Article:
cluded with our psycho-motor skills
program and clinical workshops, the
pace becomes exhausting."
Dental students must also deal with
serious economic factors as well.
"While in school, the student is usually
running up a $50,000 to $60,000 debt,"
Doerr said. "Plus they must concern
themselves with things like being in
debt again when they (leave school
and) start a $50,000 to $60,000 two-chair
"Sometimes the problem with dental
students and dentists is that they feel as
if saying they need help is admitting
that they can't cope," said Strawn.

AP Photo
They followed me
Theresa Green, 5, daughter of Mr. and Mrs. Pat Green of Dubuque, discovered that some dogs don't take to leading as
she tugs on the leashes of Guinevere and Hawkeye. The dogs are Rottweilers and belong to Theresa's parents.

Criminal sentenced

ROSWELL, N.M. - An assistant dis-
trict attorney said yesterday he is quit-
ting because a woman he prosecuted
was sentenced to college instead of jail
for shooting her former husband.
"I'm tired of beating my head against
the wall," Assistant District Attorney
Jim Klipstine said, "I have submitted
my resignation."
On Monday, a district judge ordered
Debbie Black Barnett, 28, to attend
college after she pleaded no contest to
charges of aggravated assault, kidnap-

ping, and armed robbery. The charges
stemmed from an incident in which she
shot her former husband, flagged down
a motorist at gunpoint, and robbed a
store of several packages of cigarettes.
THE JUDGE said Barrett must
maintain a "C" average and undergo
psychiatric treatment. If her grades
are bad or she leaves school it could be
a violation of her probation and she
could be sent to jail.
Klipstine, 34, said his first thought af-
ter the judge pronounced sentence was:

o coll ege
'I've had it. This is enough."
Klipstine said the sentence wasn't
solely responsible for his decision, but
is "pushed me over the edge."
"WE'VE GOT to stop people from
committing crimes," he said. "The
way we do that is we punish them for it.
That idea is not being fulfilled.."
Barrett said the sentence provoked
"maybe some resentment from people
who don't understand that taxpayers
aren't going to be supporting me while I
do this."
In fact, "they're saving the cost of
keeping me in prison," she said.
Grants and scholarships are helping
put her through college, where she is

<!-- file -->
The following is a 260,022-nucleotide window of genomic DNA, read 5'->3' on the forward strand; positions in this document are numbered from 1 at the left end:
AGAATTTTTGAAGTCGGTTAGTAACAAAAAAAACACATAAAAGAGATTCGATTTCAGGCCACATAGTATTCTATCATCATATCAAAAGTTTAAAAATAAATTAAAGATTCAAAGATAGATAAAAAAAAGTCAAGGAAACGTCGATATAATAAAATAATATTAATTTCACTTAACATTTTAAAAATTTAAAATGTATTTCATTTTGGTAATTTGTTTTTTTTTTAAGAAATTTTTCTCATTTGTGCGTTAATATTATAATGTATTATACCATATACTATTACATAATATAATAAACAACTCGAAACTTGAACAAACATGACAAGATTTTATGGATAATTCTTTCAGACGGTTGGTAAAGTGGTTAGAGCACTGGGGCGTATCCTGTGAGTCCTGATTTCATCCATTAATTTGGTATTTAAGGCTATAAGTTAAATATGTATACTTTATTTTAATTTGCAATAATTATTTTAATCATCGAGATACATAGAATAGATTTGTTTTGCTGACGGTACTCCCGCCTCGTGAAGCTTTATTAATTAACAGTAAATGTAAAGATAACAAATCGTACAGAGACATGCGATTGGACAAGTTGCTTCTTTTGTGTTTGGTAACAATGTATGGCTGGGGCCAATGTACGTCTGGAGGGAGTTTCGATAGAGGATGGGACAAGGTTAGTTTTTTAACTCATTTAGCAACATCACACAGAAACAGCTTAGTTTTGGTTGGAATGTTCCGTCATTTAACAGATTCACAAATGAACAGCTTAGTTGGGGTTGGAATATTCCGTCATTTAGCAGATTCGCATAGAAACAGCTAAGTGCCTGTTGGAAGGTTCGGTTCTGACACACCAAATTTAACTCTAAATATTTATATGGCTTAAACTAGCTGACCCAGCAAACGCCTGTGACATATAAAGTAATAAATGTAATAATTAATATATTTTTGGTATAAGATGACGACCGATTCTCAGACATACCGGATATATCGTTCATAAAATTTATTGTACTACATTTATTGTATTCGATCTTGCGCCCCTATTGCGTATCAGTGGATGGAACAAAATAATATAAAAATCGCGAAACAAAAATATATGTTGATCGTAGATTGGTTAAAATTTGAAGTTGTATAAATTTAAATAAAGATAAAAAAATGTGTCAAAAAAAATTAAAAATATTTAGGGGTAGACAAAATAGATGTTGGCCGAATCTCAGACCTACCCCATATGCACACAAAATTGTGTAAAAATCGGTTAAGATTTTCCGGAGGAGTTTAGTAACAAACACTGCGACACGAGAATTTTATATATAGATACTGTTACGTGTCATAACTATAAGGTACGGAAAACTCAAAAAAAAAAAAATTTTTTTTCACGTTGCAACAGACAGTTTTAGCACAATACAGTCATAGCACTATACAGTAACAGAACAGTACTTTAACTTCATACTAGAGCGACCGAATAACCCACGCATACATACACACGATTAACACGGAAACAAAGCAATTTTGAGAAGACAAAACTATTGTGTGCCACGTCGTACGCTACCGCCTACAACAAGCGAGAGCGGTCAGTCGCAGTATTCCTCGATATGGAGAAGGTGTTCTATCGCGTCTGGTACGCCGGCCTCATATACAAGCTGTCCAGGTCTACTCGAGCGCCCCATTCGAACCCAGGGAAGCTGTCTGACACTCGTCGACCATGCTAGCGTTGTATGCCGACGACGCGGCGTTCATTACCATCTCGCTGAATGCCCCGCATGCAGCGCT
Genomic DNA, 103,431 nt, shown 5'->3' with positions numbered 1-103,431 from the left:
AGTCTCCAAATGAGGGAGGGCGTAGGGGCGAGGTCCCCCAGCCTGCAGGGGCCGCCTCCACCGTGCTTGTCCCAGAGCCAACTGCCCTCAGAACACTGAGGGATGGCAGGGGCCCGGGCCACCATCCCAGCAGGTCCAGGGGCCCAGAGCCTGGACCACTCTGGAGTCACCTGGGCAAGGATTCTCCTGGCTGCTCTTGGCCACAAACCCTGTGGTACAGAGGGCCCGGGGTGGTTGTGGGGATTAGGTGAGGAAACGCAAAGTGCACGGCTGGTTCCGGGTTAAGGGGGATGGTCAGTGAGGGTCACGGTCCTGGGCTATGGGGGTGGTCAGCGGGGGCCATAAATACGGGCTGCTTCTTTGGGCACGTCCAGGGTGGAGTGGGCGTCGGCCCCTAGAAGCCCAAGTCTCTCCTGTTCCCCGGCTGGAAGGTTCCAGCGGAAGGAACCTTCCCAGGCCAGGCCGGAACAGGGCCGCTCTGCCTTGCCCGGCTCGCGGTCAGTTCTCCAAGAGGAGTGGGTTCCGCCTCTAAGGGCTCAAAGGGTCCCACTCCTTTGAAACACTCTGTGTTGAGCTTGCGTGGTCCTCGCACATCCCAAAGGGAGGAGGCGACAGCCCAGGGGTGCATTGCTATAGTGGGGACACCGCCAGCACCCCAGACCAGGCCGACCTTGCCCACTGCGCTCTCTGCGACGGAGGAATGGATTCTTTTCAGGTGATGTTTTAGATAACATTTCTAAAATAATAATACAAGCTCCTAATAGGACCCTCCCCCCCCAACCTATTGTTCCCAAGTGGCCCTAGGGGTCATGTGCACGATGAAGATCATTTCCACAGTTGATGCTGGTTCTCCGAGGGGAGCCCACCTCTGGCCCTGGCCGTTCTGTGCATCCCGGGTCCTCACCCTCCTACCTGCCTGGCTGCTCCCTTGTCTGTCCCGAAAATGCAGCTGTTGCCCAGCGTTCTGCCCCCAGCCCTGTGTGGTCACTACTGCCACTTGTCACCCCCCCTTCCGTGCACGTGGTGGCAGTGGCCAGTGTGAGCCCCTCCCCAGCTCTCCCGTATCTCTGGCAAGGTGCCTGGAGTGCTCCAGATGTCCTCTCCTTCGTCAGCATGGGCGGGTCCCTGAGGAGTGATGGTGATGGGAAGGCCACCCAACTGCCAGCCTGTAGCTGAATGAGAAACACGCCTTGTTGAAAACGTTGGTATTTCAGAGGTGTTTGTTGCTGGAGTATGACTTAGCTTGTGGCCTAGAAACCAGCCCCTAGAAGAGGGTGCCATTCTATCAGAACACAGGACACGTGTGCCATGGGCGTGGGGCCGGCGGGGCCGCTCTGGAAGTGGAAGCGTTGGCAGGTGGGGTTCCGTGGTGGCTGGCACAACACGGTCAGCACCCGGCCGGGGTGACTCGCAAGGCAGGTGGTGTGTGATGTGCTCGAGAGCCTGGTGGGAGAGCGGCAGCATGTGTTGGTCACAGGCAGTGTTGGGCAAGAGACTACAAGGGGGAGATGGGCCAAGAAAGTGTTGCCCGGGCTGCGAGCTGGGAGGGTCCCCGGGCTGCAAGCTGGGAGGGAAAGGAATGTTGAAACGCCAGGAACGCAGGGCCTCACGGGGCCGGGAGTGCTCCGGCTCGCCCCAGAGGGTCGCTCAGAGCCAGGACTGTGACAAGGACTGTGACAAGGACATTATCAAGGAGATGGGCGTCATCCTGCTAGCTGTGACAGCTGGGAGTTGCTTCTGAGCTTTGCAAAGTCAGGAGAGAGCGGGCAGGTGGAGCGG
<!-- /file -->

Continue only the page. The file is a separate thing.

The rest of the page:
majoring in journalism. She also works
nart time.

be gins on

business school additions

(Continued from Page 1)
University's new Law Library, Alumni
Center, and the medical campus'
Kresge Center.
When the new $5-million Kresge Ad-
ministration Library is completed, it
will provide 55,000 square feet of open-
stack collections on three floors. It will
have shelf storage and seating space
almost three times larger than the
business school's present facility,
which is largely unchanged since it was
built in the 1940s.
A ECOND building in the project is a
$5-million, three-story computer and
education center. The computing cen-
ter will occupy about half of the 50,000-
square-foot building. The other half will
be filled by an Executive Education
Center, which will provide the school's
Division of Management Education
with classrooms, staff offices, two large
ampitheaters, and four seminar rooms.
That department handles continuing
education classes and seminars for

visiting business executives.
Those executives who come to town
for the school's seminars and conferen-
ces will be housed in the project's third
building, a $5-million, multi-story dor-
mitory complex. The building will in-
clude 100 private rooms, plus lounge
and dining facilities, school officials
At yesterday's ground-breaking
ceremonies, University President
Harold Shapiro praised the project as
"an investment in the University's
future." He said the success of the
school's Capital Campaign is "an act of
faith on the part of the alumni."
THE BUSINESS school's Capital
Campaign is part of a University plan
to initiate a massive fund-raising drive
over the next 10 years, officials said.
Through the 10-year campaign, of-
ficials hope to bring enough donations
to improve and maintain high-priority
University programs.


" } ,

1:00, 2:50, 4:45, 7:00, 9:30
At R dg~mon igh; 4:45
1:00, 5:00, 7:00, 10:30

Derby girls Daily Photo by JEFF SCHRIER
Peter Olson (left) and Mark Turner urge passersby to vote for their favorite
Derby Darling. The sorority representative receiving the most money got
points added to its overall score. See story, Page 3.

.W oking
to Get Out
1:00, 3:00, 5:00, 7:00, 9:15



5th Arceat b" y 761-9700
Fri. & Mon.
7:10, 9:30
Sat. & Sun.
12:20, 2:30, 4:50
7:10, 9:30 (R)
shows befor
610 p.m.

Mama Zirilli's
Authentic Italian Cuisine
The University Club
Italian Buffet
Sundays, 5-7pm
Includes Bottomless Soda

10:00" 7Y3o
12:30 4:30

1-94 & S. STATE (Adjacent to J C. Penny;


Most men dream their fantasies.
Phillip decided to live his.




They told Dr. JekyU to take
his anazing scientific discoery and
11ti4 shov'e it up hisnoe